Dating sites are also a great example of another trap I call symbiotic markets. Symbiosis refers to living things that have evolved together and are dependent on each other for survival. Check out the Wikipedia page for some cool examples. Symbiotic markets refers to a business idea where you need two distinct groups of users to make a success of the site. E.g. eBay needs both buyers and sellers, dating sites for heterosexuals need both men and women. If eBay had no buyers, the sellers wouldn’t visit. And if the sellers don’t visit then the buyers won’t list. The danger of symbiotic markets is that you get yourself into a chicken-and-egg conundrum where it seems impossible to get one group of users without the other, and in the end neither comes. It takes double the effort to get enough users for your site to pass the tipping point in a service with symbiotic markets. If I was going to build a dating business, I’d focus on gay and  lesbian people.

Trap number three: platforms. A platform is a service for other people to build on to make their own services. There are famous lucrative examples, like the Facebook’s platform for building Facebook-based apps, or even the Google and iPhone platforms. But platforms are really hard to get right. You can’t do a platform properly until you can anticipate every single facility that will be wanted by someone who builds on it. The famous platforms everyone has heard of started out by building a whole raft of apps for themselves before letting other companies try out the platform, to avoid this problem. Make several applications first THEN extract the platform from that and you stand a much better chance than if you try to build the platform first.

Hire a CTO or consultant you trust

Trust

Trust by Joi, on Flickr

An obvious point but one that bears repeating. If you hire a CTO, you’re likely to be working closely with them for a long time. If you hire either a CTO or a consultant, they have the potential to either ruin your business or make it incredible.

Years ago, I joined my first startup as CTO. We were looking at changing the way clothes are recommended and bought in the fashion industry, and we had a sound business model. But it was a terrible idea for me to be their CTO; I’m not at all enthused about fashion and was very open with them about this. I should never have asked to join, and they should never have wanted to have me. I also made clear that I wanted to have nothing to do with running the business, I just wanted to be left in isolation to make their tech. This should have been another warning sign: be wary of separating the technology from any other part of the business. It’s vital for planning the business to know which parts of the technology are hard/expensive/slow, and which are easy/cheap/fast. Similarly, it’s vital for the technology side to be made with the future direction of the business in mind. The technology can always be changed but early decisions can make later changes easier or harder.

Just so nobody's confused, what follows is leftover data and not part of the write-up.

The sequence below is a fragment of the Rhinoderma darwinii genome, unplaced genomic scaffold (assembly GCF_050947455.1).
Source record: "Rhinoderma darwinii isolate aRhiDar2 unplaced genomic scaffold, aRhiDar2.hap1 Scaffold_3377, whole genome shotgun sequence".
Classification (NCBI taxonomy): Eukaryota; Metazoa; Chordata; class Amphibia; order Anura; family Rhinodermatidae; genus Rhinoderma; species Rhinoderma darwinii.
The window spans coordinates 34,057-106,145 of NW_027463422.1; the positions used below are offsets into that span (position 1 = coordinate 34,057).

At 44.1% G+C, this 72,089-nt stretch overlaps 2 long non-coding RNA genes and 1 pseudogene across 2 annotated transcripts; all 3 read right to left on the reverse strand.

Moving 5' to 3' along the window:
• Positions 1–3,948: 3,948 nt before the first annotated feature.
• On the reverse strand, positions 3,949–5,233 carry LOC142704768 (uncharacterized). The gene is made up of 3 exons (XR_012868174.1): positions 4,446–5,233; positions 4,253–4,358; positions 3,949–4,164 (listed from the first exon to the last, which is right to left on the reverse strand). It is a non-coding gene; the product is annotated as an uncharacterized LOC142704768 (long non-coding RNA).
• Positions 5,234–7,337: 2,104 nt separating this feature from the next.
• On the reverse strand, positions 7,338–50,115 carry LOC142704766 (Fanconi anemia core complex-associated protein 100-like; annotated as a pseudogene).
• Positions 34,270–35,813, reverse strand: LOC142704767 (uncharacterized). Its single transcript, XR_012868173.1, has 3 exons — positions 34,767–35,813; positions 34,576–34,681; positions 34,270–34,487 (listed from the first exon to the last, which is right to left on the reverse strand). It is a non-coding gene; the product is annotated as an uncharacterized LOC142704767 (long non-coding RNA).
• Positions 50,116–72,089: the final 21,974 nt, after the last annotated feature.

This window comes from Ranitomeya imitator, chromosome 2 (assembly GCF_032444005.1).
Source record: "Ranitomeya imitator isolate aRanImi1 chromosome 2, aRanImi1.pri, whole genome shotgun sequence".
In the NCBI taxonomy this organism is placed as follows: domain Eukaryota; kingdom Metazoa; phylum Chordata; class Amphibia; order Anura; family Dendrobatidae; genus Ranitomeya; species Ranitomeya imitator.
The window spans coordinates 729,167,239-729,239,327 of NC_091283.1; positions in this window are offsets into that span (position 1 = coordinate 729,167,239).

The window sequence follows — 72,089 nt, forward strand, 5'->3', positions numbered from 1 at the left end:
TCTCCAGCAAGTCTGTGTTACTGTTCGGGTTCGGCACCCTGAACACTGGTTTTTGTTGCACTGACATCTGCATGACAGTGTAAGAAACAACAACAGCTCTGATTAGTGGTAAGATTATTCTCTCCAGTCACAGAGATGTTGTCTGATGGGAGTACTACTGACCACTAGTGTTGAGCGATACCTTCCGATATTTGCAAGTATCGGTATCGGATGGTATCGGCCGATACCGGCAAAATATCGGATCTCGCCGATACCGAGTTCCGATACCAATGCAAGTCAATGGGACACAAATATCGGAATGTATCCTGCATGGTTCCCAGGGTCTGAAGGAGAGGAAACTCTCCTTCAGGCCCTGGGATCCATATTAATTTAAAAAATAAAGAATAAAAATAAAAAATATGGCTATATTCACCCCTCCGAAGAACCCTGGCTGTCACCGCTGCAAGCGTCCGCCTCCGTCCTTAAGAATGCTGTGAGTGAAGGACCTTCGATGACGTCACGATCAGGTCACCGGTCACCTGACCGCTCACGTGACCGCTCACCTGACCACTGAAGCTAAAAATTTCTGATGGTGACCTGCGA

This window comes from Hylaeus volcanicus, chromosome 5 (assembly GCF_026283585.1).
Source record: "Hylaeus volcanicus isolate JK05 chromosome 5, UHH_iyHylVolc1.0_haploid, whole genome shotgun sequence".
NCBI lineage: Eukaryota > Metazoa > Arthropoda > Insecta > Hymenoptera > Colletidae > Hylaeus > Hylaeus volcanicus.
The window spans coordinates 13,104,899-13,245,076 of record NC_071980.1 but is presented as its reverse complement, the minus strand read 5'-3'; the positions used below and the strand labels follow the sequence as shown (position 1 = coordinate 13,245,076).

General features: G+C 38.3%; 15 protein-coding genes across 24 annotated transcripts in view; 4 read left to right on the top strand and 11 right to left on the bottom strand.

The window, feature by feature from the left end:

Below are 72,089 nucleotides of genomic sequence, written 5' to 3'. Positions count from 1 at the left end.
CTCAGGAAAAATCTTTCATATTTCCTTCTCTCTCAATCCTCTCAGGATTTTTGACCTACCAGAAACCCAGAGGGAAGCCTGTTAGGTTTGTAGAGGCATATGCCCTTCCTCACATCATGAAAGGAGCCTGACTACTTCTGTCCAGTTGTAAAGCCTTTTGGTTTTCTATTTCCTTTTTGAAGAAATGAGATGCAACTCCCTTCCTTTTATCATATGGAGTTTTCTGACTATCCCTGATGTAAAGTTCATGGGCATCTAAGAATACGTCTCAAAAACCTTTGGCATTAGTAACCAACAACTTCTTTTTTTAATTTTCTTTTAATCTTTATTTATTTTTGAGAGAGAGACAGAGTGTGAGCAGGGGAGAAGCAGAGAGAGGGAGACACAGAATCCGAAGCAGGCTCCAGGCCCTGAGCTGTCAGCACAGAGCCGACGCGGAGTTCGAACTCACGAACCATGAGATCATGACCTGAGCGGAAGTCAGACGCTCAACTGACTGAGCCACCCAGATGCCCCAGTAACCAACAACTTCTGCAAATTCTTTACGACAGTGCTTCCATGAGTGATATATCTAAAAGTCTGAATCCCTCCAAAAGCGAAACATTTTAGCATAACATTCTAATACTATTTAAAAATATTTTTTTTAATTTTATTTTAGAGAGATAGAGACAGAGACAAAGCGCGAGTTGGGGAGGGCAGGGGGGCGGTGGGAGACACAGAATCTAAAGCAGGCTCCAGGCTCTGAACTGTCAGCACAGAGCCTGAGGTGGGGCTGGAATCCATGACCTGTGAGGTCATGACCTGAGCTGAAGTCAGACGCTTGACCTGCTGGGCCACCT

I left that startup after only a few months and take a much stronger role in the business side of startups I work with now. Last I heard, they’d secured investment and were in a London startup accelerator programme; hopefully they went on to find a CTO who was a better fit with what they were doing.

A good CTO / consultant will care about what you’re doing, and will tell you how the technology affects your business, help you plan and think of new directions and will help you make the best decisions. They’ll take half the work off your hands and help you get things done.

A bad tech-person will just do whatever you tell them, even when it’s not the right decision for the business. This will seem easier in the short term but will harm you in the long term when you’ve spent all your cash on technology you didn’t need and bad technology decisions come back to bite you.